Another possibility of a medical crime was included in the criminal misdemeanor Law, article 66, and item II, which established the medical obligation to communicate the competent authority in “crime of public act of which he knew about in the exercise of public service, provided that the criminal action does not depend on representation and the communication does not expose the client to criminal procedure” (33). More recently, Law No 13,931 (2019) established the obligation of immediate compulsory communication, that is, in 24 hours, to the police authority of a suspected or confirmed case of violence against a woman without specifying the type of violence (34). Therefore, it may include the sexual crime that, since 2018, with Law No 13,718 which made the nature of the criminal action of crimes against sexual freedom and of sexual crimes against vulnerable public and unconditioned, revoking the provision of Decree-law No. 3,688 of October 3, 1941 (Law of Criminal Misdemeanor) (35).
Regarding the criminal responsibility of the physician, the wide sense of guilt must always be demonstrated (sensu stricto guilt or malice), and it is not possible to have a criminal sentence without the proof of this subjective element (the agent did not want the negative outcome or the risk, there being only the predictability of the damage); thus, the fulfillment of the technical standards of the profession is a fundamental element to “avoid damages to the protected legal assets” (6).
3.5 PHYSICIAN’S LIABILITY
Life is an inviolable asset to be protected, as established in article 5 of the Constitution (36), in the Hippocratic Oath and the Medical Code of Ethics (37).
The obligation of the physician to repair the damages caused to the patient, by means of a culpable action, committed by negligence, recklessness and/or malpractice, from which material damage (patrimonial) or moral (off-balance sheet) resulted, arises from the general clause of responsibility for guilt, stated in art. 186 of the Civil Code (38), as well as art. 14, § 4 of the Consumer Defense Code (39). In this aspect, it is clear the need for the existence of a causal link between the doctor’s wrongful action and the damage suffered by the patient, being necessary the compensation (38,39).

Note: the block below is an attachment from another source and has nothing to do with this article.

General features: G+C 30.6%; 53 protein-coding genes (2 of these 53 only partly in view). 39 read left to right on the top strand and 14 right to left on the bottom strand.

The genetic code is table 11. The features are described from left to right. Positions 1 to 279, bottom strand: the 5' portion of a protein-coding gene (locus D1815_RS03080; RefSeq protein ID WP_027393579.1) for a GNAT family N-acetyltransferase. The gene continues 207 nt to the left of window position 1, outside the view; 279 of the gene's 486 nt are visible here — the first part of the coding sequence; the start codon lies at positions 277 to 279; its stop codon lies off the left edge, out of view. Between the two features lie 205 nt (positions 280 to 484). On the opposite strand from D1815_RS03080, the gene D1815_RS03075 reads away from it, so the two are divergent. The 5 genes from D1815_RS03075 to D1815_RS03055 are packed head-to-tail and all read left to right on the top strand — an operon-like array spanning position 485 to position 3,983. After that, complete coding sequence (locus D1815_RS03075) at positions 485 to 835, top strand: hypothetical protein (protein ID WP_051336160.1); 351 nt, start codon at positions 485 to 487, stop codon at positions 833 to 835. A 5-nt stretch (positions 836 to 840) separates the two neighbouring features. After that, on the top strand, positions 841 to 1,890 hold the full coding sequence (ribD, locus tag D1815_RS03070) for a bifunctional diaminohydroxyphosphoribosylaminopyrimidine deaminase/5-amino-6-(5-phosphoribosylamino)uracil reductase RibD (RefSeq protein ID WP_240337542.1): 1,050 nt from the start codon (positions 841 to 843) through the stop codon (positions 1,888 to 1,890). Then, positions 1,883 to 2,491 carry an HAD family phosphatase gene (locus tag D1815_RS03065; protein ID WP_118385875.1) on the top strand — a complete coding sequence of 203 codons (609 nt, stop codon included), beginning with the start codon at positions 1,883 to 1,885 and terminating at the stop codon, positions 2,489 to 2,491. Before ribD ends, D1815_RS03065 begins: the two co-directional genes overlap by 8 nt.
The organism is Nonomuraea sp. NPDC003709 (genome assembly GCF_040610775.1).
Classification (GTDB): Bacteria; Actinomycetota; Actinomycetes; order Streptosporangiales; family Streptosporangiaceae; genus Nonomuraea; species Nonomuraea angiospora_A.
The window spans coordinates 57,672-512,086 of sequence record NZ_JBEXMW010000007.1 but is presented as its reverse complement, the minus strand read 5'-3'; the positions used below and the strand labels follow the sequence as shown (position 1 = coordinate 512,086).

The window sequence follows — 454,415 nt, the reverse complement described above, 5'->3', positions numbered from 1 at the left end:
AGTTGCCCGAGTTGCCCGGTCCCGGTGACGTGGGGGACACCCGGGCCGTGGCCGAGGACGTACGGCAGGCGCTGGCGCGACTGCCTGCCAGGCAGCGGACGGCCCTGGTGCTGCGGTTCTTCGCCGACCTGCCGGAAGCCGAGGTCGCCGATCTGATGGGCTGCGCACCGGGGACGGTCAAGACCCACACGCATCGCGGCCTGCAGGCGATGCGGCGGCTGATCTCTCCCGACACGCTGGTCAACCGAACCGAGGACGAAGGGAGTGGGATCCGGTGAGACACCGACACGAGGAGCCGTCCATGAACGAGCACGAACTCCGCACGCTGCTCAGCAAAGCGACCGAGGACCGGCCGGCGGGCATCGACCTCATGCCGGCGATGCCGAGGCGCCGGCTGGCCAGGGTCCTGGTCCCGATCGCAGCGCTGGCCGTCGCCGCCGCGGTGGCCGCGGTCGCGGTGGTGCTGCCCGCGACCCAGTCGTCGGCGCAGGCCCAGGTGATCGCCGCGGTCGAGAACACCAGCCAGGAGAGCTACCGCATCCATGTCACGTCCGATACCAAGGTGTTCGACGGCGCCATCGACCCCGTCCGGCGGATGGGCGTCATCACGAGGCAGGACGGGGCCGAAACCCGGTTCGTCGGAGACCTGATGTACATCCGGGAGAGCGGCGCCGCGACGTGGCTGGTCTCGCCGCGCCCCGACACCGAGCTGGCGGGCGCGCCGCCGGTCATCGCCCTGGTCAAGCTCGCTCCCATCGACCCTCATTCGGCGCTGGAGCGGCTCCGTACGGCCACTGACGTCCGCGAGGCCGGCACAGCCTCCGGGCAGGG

The occurrence of a bad result does not necessarily imply a culpable action on the part of the doctor. The unpredictable and unavoidable situations are examples of this condition, as it occurs in anatomical variations or anaphylactic shock by the use of medication. When the bad result comes from a predictable and inevitable condition, it is necessary to analyze if the patient’s autonomy in the face of risk has been respected, otherwise the doctor may be held responsible. In predictable and avoidable situations, it is evident that the unfavorable outcome resulted from the professional’s culpable action. Consequently, according to the aforementioned article 186 of the Civil Code (2002) “Whoever, by voluntary action or omission, negligence or recklessness, violates the law and causes damage to another, even if exclusively moral, commits an illicit act” (38).
In civil liability there are subjective theory and objective theory. In subjective theory, guilt is an intrinsic component of the illicit act. This theory is applied in the criminal doctrine, understanding that the agent, in this case the doctor, did not desire the result and did not take the risk of causing the harm. Due to the unpredictability of the damage, subjectivity is established, making it difficult to establish the criminal responsibility of the physician (6,39).
In the consumer defense code, in objective theory, guilt is not necessary, since the agent assumed the risk of the damage caused and must, therefore, repair, no matter if there was or not the intention. In this case, there was the presumption of guilt, since it is based on the “assumption of unequivocal responsibility, not on the need to establish guilt” (40).